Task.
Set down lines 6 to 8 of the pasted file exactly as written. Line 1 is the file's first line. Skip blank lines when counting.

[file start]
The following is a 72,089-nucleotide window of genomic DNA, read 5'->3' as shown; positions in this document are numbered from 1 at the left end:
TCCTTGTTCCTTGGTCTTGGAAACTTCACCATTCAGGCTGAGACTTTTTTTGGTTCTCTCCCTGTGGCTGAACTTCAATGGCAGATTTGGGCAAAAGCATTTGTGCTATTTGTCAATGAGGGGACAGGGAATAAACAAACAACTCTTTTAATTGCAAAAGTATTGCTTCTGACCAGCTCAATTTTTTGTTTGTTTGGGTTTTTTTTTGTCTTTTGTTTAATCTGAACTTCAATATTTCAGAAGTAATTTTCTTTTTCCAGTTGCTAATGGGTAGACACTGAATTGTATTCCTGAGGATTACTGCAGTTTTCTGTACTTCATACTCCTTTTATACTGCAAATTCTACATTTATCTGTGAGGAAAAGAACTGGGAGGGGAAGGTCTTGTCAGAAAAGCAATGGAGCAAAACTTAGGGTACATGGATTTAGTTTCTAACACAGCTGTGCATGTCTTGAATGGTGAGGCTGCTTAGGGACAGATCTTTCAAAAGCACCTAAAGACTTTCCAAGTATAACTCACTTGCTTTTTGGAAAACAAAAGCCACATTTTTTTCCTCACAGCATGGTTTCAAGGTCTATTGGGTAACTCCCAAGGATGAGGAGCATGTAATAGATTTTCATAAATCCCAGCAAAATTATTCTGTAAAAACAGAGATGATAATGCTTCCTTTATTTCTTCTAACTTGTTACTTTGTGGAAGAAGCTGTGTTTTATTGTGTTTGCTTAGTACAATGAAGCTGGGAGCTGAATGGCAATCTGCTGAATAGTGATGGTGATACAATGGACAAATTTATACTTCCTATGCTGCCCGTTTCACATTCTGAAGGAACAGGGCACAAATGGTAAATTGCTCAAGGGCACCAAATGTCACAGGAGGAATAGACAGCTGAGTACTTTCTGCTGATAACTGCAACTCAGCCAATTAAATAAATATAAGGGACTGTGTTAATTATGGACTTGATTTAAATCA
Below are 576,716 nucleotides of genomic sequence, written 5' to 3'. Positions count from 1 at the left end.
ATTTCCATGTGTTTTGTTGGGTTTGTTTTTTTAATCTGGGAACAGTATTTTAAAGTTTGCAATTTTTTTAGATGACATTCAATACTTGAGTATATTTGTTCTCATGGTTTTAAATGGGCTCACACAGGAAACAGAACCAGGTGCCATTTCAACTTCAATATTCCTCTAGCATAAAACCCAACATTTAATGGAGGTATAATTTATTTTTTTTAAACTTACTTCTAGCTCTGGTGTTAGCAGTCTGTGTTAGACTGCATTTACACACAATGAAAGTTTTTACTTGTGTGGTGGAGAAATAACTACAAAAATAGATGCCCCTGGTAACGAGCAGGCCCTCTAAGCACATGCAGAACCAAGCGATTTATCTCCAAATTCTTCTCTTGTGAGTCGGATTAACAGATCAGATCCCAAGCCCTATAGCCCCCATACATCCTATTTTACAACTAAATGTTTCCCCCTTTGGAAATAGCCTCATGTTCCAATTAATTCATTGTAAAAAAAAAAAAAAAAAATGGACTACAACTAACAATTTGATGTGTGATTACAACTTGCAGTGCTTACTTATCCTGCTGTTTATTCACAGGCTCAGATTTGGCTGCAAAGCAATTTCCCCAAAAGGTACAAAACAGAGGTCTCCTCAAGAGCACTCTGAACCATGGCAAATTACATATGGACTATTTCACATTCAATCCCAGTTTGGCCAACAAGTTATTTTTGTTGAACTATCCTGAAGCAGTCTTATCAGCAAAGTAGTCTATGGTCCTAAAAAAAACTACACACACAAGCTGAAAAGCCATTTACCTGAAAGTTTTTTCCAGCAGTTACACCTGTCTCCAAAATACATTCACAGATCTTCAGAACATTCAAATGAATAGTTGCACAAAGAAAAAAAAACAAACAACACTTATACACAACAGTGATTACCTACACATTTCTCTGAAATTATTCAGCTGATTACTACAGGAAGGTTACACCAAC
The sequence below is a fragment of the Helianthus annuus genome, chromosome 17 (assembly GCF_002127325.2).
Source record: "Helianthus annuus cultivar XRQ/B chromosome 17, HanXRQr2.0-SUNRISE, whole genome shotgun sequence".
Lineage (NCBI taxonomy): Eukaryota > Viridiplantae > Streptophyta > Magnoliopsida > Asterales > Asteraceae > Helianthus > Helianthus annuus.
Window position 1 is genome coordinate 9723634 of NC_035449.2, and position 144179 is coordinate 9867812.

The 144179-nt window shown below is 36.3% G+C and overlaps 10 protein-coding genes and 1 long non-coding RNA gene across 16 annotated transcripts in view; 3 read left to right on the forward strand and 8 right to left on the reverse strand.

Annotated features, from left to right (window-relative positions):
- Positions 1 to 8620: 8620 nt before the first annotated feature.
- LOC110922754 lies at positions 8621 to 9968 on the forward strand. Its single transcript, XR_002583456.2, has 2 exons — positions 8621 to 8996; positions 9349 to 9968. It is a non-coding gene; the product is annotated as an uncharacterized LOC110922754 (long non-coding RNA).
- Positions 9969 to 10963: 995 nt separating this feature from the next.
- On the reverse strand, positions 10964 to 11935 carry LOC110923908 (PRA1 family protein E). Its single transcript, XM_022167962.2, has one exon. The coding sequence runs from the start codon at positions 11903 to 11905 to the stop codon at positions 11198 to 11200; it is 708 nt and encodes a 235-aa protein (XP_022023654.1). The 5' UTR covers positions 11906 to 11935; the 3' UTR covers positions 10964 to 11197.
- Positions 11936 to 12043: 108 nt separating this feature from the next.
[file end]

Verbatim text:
Source record: "Helianthus annuus cultivar XRQ/B chromosome 17, HanXRQr2.0-SUNRISE, whole genome shotgun sequence".
Lineage (NCBI taxonomy): Eukaryota > Viridiplantae > Streptophyta > Magnoliopsida > Asterales > Asteraceae > Helianthus > Helianthus annuus.
Window position 1 is genome coordinate 9723634 of NC_035449.2, and position 144179 is coordinate 9867812.